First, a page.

Doing as he instructed, I leaned my arm against the frame of the door, rested my forehead against it and began to slowly count out loud. “One. Two….” I heard his footsteps hurrying off and then the crunch of leaves as he entered the woods.
I stopped counting and took another sip of coffee. I wondered whether I had ever played hide-and-seek as a child. It’s a strange thing to have no memory, no points of reference, when you encounter events that other people take for granted as being part of their history.
I wondered if I’d had siblings to chase after, or if I’d been alone, begging for a playmate like the little boy.
I drank some more coffee and shook my head, trying to chase away the thoughts. It did no good to spend time pondering the “what was” questions. I would never have any answers.
“Ready or not here I come!” I yelled loudly. I drained the last of my coffee, put the cup in the sink, and closed the camper after me as I left. I walked in the general direction that I thought Richie had headed.
Catching a glimpse of a grackle cleaning its iridescent feathers, I stopped to talk to it. “Pardon me. Did you happen to see a little boy running this way?”
The bird tilted its head as though she couldn’t believe that I was talking to her. “You talking to me?” she squawked.
“Yes. I’m talking to you.”
The bird fluffed out her feathers and asked again, “Me?”
“You can understand me?” The bird looks so startled, I thought she was going to fall right off the branch.
“Yes,” I can understand you and I’d love to have a further discussion with you at some point, but right now I’m looking for the boy.”
“Yes,” she replied hesitantly. “He came this way.”
“Thank you.” I continued in that direction in the woods stopping every few feet to listen carefully, to see if he would give away his location. I heard nothing out of the ordinary. The kid was a pro.
Still, I continued on, searching behind trees and around turns.
It was one of the times when I had stopped to listen, when I heard voices. They weren’t the voices of a child.
I crept forward, being careful not to step on any twigs I could snap and give away my presence.
I peeked out at the clearing and saw the two people arguing. Their shimmers were pulsing shades of orange.
I pulled Conroy out from beneath my shirt so that he could see too. “Sienna orange,” he declared. “Definitely non-magical.”
Marco, the amateur astronomer, seemed irate as he spoke with Ernie. He waved his arms about, gesturing wildly, while the older man, stood still, his walking stick clasped in front of him.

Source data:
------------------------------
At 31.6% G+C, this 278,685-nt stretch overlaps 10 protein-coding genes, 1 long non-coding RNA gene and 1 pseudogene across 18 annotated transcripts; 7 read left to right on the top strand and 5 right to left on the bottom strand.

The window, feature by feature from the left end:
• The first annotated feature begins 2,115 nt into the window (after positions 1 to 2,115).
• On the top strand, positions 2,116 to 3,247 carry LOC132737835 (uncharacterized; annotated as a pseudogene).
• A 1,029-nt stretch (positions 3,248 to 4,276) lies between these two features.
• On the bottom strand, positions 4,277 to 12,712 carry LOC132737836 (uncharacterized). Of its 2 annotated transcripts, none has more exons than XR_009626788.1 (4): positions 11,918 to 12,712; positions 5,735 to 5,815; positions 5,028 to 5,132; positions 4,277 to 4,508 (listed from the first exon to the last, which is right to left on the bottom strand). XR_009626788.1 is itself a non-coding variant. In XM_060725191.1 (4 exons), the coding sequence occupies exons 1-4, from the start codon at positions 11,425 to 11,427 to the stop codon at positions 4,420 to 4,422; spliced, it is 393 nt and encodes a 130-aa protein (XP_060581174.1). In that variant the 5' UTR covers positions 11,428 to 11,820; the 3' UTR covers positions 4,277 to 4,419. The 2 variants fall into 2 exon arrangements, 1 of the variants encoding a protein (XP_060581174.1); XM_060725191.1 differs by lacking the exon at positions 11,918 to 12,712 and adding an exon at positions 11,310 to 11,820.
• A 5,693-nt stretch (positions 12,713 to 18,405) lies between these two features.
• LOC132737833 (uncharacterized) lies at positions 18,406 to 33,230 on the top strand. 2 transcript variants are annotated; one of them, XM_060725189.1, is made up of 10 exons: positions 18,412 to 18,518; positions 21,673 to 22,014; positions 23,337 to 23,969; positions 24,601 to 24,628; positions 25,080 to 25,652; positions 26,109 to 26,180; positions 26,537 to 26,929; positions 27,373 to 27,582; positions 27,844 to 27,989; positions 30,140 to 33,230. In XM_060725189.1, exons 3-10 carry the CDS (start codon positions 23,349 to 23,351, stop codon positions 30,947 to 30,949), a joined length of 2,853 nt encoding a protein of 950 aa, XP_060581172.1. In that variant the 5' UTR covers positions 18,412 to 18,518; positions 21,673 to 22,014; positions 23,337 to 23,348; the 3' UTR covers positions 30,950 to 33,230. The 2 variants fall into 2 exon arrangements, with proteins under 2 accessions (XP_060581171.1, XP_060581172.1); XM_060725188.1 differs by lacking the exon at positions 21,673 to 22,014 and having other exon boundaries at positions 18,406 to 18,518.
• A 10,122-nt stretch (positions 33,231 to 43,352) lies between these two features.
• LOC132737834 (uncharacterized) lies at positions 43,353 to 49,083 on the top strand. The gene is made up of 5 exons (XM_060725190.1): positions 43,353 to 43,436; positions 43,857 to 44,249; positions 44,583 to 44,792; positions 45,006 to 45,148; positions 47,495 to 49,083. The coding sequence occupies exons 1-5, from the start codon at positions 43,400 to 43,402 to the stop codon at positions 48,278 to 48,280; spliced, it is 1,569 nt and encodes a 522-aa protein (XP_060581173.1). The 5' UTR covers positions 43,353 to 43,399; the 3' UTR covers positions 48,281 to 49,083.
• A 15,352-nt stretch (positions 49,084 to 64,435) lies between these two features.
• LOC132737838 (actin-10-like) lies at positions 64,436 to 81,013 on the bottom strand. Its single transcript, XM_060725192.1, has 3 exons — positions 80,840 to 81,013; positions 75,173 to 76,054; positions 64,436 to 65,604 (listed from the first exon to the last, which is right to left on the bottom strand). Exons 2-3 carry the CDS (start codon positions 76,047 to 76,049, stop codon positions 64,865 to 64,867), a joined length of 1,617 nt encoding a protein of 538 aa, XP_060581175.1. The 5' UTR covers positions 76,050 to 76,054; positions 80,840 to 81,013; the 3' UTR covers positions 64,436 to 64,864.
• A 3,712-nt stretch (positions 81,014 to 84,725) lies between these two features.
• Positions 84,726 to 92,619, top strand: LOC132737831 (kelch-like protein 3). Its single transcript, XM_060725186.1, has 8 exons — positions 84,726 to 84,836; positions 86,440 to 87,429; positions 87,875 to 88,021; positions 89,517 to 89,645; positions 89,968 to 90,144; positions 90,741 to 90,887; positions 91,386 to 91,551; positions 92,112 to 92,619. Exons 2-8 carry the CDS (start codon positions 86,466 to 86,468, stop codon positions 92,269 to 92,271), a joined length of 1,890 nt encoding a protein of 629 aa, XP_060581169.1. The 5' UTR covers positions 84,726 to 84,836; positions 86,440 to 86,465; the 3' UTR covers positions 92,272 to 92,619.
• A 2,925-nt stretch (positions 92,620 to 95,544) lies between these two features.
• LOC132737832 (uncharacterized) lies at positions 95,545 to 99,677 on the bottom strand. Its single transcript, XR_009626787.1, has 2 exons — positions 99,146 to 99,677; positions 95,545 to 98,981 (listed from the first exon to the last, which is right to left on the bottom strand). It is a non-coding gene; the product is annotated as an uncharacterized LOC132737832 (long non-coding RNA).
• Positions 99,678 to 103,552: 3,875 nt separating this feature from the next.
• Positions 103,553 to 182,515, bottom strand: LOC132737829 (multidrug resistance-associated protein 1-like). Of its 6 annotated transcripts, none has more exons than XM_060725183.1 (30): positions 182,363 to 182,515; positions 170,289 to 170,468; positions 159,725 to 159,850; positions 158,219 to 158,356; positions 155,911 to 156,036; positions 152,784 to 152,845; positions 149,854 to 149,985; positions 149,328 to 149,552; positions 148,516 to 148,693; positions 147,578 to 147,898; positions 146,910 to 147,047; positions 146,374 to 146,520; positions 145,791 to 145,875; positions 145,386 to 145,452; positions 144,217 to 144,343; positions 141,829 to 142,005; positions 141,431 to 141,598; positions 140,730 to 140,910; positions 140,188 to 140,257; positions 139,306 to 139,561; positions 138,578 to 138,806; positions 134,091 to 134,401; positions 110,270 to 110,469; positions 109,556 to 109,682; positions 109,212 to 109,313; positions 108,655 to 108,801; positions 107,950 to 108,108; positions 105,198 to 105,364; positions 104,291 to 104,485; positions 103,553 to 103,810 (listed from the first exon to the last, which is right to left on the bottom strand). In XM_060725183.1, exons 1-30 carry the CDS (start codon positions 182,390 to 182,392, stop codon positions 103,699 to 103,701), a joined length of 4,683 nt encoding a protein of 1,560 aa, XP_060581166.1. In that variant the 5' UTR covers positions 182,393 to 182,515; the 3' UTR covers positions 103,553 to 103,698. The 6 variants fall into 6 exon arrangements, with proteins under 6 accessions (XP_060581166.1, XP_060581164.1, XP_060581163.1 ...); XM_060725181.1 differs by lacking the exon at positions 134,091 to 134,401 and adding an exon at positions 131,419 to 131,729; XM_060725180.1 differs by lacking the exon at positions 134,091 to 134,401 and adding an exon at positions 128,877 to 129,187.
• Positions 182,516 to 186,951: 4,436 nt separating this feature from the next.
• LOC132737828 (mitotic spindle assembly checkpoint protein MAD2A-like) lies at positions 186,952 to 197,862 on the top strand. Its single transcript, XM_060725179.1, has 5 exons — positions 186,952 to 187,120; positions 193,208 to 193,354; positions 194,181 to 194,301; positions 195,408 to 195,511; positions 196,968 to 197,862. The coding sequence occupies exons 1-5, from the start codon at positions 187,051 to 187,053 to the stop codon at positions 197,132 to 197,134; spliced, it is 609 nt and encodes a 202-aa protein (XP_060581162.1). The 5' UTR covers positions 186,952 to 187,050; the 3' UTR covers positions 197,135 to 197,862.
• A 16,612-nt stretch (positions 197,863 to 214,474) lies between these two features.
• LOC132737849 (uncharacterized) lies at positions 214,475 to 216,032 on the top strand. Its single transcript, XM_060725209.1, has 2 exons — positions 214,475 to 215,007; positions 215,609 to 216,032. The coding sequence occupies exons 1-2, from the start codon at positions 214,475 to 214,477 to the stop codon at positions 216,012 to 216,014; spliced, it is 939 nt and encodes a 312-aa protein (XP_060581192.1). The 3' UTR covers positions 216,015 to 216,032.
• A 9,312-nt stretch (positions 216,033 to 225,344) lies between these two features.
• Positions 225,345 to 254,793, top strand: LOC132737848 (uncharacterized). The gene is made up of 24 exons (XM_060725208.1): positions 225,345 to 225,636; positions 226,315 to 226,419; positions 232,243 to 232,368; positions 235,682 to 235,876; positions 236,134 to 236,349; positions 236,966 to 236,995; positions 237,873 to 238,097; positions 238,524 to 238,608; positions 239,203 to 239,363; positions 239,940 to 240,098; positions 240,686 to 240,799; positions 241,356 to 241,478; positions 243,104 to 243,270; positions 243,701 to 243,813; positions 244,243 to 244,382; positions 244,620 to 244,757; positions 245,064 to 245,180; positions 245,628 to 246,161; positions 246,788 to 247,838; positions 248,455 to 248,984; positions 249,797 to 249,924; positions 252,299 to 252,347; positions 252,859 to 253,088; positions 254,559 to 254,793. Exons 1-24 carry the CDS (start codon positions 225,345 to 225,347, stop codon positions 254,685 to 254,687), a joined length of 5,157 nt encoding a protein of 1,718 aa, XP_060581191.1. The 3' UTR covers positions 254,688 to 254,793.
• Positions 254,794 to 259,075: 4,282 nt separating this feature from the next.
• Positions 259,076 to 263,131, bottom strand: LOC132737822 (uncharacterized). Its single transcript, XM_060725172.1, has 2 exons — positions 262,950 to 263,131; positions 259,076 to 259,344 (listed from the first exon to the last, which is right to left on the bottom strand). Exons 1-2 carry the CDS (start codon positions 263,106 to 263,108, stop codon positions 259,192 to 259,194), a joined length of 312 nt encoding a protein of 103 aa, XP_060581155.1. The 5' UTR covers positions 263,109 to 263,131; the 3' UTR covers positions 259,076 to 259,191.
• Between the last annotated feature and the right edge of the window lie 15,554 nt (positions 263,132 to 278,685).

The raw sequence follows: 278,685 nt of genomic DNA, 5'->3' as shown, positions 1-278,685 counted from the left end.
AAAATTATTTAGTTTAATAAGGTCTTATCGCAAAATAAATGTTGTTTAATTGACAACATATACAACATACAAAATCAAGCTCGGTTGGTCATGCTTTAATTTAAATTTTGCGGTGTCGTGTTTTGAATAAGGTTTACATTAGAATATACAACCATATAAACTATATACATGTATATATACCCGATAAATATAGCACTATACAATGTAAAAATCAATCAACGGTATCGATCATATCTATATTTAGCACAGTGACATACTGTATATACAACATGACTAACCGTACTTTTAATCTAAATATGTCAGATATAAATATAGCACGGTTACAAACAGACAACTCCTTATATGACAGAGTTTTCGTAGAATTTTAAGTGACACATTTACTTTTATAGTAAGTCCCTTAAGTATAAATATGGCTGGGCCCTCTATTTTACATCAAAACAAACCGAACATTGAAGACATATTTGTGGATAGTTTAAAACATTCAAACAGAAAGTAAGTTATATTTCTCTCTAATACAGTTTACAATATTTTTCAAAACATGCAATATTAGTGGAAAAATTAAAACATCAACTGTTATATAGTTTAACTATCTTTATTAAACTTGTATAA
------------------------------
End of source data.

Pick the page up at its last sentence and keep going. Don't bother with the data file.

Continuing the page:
Neither of the men noticed me watching. The only phrase I could make out, was “get rid of”.
Out of the corner of my eye I saw a flash of movement, recognized the yellow of Richie’s shirt, and gave chase as he raced back to the home base of the camper Princess. The kid was fast, but I’m faster. I don’t get tripped up by roots and ruts the way other people do. I practically skim over them, barely touching the ground as I run. He hadn’t even gone twenty yards, when I tagged his shoulder. “Gotcha!”
He let out a mock groan of dismay. “How did you do that?”
“A good hide-and-seek player never gives away her secrets.”
Together we walked back to my camper.
“OK,” he said, “Your turn to hide.” He leaned against the vehicle, putting his arm against his forehead as he’d seen me do, and began to count, significantly faster than I had. “Onetwothree-.”
I took off at a dead run for the woods. Even though I knew it was just a game, adrenaline coursed through me as I weaved my way through the trees. I would have found a good hiding spot, I had no doubt, except I tripped over something and fell to my knees with a thud.
I shook my head, trying to get my bearings as I pulled myself up and looked around. It was unusual for me to fall and now I’ve done it twice in one day. I’d sort of understood the squirrel’s trap, it had been designed to trip someone, but that didn’t explain this time. I looked around trying to figure out what had happened.
That’s when I saw it.
The top hat.